Mid-Week Intermission Friend Edition: Addie Broyles
What lies at the intersection of food, feminism, and finding joy? Austin’s own Addie Broyles! Get to know what inspires her, her lifelong food journey, and how she stays curious ahead of her November 22 conversation with British television cook Nigella Lawson.
Hello, Austin food family!
It’s a delight to send this invitation for you to join me on Nov. 22 with Nigella Lawson at the Long Center.
I’m Addie Broyles, the longtime Statesman food writer who now spends her days helping people connect with their ancestors via tarot cards (who could have predicted that?!) and writing freelance stories, including a weekly column The Feminist Kitchen, now published as a Substack newsletter. Later this month, we are welcoming the inimitable Nigella Lawson, Britain’s best-known food writer.
A little background on how the one and only Nigella landed on my radar. My life as a foodie began back in the 1990s, when I was one of those Food Network-obsessed teens who watched every show that aired on this newfangled cable channel. By the time I was in college, I was hooked, watching Rachael Ray and Sara Moulton in between journalism classes at Mizzou, never dreaming that I would one day make a living as a food columnist.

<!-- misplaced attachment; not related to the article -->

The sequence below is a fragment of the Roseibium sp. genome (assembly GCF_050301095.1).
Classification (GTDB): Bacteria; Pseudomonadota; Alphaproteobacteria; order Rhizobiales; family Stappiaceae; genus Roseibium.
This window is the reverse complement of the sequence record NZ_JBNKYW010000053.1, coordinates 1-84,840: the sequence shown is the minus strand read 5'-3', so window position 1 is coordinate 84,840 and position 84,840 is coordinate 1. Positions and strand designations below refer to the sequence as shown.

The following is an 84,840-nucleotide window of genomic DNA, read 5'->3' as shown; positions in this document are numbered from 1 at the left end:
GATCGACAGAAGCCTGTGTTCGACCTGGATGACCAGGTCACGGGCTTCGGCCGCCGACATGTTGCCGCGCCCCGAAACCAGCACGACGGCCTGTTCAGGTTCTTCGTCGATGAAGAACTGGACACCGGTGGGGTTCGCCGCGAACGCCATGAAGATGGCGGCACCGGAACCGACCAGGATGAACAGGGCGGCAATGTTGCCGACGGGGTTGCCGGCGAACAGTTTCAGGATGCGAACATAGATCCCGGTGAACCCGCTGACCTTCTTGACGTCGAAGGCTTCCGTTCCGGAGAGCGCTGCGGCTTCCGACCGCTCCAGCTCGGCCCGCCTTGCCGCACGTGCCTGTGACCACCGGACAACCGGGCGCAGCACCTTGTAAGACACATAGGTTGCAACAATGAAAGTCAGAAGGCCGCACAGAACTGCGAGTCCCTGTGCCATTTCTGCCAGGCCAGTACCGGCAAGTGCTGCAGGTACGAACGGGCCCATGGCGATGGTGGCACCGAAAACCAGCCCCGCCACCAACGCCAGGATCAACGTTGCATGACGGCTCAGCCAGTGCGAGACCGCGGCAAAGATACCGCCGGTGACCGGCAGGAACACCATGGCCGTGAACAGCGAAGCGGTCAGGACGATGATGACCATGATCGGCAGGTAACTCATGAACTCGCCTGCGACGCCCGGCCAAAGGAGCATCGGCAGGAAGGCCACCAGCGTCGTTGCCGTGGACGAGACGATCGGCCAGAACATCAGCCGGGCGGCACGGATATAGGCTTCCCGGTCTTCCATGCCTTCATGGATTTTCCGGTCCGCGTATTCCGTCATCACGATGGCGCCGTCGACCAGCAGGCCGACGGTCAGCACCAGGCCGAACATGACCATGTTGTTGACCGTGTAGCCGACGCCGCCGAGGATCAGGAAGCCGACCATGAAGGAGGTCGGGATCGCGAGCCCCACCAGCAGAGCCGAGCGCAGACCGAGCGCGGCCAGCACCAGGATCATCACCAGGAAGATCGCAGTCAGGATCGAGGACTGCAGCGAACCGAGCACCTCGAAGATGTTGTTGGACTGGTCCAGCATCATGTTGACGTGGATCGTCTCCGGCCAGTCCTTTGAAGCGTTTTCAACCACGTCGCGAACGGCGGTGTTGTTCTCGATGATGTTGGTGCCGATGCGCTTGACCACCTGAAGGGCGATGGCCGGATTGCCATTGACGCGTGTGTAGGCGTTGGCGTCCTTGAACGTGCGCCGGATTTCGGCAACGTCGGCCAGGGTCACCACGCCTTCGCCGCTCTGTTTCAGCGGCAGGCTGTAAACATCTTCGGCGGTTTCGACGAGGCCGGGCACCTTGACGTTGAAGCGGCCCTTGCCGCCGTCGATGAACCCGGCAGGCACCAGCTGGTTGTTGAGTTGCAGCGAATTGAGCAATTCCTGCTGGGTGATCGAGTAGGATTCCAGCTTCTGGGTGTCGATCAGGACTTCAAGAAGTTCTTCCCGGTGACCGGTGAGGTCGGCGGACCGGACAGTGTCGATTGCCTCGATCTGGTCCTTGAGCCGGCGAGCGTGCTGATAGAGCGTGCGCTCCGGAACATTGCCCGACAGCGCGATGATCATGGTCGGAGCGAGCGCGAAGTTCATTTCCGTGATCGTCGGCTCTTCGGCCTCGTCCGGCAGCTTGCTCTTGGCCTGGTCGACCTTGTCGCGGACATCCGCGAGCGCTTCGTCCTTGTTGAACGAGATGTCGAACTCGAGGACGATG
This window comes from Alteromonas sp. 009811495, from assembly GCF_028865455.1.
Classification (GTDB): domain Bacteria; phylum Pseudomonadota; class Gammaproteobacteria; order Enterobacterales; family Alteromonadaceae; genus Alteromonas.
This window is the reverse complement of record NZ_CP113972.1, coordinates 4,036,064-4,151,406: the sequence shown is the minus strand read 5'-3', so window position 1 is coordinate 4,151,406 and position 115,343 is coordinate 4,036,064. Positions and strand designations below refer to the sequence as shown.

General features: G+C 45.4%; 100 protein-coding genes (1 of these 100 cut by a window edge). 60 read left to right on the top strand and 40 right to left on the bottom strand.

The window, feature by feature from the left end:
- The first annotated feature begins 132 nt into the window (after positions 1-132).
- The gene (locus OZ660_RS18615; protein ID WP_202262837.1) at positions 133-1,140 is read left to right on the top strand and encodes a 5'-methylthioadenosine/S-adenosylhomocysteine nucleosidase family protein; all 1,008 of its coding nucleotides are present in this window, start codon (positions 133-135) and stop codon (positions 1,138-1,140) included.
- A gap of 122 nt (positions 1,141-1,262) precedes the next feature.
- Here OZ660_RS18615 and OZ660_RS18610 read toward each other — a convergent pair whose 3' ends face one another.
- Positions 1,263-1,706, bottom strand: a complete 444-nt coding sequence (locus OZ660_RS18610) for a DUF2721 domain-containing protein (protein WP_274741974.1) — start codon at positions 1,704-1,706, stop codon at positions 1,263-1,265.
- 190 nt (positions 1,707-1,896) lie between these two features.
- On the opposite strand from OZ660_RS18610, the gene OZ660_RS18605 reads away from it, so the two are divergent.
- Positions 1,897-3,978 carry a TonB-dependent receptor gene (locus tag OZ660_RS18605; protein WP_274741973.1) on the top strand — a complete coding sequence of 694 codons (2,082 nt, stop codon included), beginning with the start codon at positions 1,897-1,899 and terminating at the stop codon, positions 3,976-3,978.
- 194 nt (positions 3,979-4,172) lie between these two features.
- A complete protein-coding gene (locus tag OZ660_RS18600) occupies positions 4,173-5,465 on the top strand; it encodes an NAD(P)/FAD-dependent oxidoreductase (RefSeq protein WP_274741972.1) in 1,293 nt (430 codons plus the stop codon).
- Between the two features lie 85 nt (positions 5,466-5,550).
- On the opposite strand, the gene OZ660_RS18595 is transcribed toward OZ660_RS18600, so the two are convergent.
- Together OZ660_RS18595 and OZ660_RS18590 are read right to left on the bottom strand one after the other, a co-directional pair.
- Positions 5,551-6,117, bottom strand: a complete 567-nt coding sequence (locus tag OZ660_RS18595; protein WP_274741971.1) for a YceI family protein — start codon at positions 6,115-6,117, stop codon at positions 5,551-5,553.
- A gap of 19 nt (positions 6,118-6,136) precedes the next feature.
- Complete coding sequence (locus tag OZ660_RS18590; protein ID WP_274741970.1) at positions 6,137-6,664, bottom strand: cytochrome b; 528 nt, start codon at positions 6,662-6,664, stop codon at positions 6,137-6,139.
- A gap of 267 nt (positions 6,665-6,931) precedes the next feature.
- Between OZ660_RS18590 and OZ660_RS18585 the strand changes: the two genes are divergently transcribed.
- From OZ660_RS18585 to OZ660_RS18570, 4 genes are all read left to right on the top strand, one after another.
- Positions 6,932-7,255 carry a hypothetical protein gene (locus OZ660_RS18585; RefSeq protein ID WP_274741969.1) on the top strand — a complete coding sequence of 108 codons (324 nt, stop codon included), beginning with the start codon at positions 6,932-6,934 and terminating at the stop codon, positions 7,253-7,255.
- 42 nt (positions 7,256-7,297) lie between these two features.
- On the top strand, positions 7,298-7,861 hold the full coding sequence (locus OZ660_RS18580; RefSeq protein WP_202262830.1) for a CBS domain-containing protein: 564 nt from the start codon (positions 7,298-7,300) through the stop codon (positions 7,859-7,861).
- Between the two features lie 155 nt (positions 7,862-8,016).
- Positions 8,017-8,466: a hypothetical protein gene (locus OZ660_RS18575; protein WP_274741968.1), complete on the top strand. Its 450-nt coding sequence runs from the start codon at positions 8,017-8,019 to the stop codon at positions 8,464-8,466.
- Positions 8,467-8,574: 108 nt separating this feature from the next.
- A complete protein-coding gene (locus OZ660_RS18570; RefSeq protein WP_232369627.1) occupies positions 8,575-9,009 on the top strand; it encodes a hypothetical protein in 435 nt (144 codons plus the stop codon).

Nigella became a food star in England in 1998 with her debut cookbook, “How to Eat,” which became a bestseller almost overnight, followed by a series of book and TV shows that made her a household name in both the UK and the U.S. I first saw her on one of those early Food Network shows, putting together one of her famous feasts with an ease that I still haven’t yet mastered. I knew she was on her way to becoming a food powerhouse.
With 13 books and countless TV shows and appearances, including as a judge on “Iron Chef America,” Nigella became an outspoken feminist and champion of empowering cooks rather than belittling them. In every book she has published in the past 24 years, Nigella continues to encourage cooks to help them go beyond the what and how of cooking and into the why.
I was delighted to hear that Nigella was heading out on a book tour through the U.S. to promote “Cook, Eat, Repeat: Ingredients, Recipes and Stories,” a collection of recipes and essays that was released during the pandemic, a time when many of us struggled with the monotony of cooking.
Perhaps more than any of her previous books, “Cook, Eat, Repeat” reminds readers that Nigella was a literary journalist before becoming a cookbook author. She penned dozens of small essays scattered throughout the book to give a glimpse into her own philosphy about living a life as rich as the food on the table.